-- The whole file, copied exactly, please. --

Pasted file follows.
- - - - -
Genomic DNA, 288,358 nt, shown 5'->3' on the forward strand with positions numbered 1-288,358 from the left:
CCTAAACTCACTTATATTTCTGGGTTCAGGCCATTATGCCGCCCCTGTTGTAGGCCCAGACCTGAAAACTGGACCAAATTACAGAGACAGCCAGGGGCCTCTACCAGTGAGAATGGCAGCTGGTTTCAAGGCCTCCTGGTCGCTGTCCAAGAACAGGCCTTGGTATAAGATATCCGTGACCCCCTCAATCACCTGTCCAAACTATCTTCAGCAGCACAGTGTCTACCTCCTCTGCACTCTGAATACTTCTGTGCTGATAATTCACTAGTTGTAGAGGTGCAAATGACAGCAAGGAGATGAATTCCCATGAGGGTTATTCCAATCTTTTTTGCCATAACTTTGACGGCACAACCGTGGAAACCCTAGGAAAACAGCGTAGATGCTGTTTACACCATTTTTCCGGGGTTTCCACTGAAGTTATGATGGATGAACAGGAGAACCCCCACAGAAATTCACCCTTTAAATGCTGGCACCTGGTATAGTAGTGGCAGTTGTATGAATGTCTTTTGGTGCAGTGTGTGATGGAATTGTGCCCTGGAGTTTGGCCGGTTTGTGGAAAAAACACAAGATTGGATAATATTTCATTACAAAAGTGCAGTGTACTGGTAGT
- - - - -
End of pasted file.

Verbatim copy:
Genomic DNA, 288,358 nt, shown 5'->3' on the forward strand with positions numbered 1-288,358 from the left:
CCTAAACTCACTTATATTTCTGGGTTCAGGCCATTATGCCGCCCCTGTTGTAGGCCCAGACCTGAAAACTGGACCAAATTACAGAGACAGCCAGGGGCCTCTACCAGTGAGAATGGCAGCTGGTTTCAAGGCCTCCTGGTCGCTGTCCAAGAACAGGCCTTGGTATAAGATATCCGTGACCCCCTCAATCACCTGTCCAAACTATCTTCAGCAGCACAGTGTCTACCTCCTCTGCACTCTGAATACTTCTGTGCTGATAATTCACTAGTTGTAGAGGTGCAAATGACAGCAAGGAGATGAATTCCCATGAGGGTTATTCCAATCTTTTTTGCCATAACTTTGACGGCACAACCGTGGAAACCCTAGGAAAACAGCGTAGATGCTGTTTACACCATTTTTCCGGGGTTTCCACTGAAGTTATGATGGATGAACAGGAGAACCCCCACAGAAATTCACCCTTTAAATGCTGGCACCTGGTATAGTAGTGGCAGTTGTATGAATGTCTTTTGGTGCAGTGTGTGATGGAATTGTGCCCTGGAGTTTGGCCGGTTTGTGGAAAAAACACAAGATTGGATAATATTTCATTACAAAAGTGCAGTGTACTGGTAGT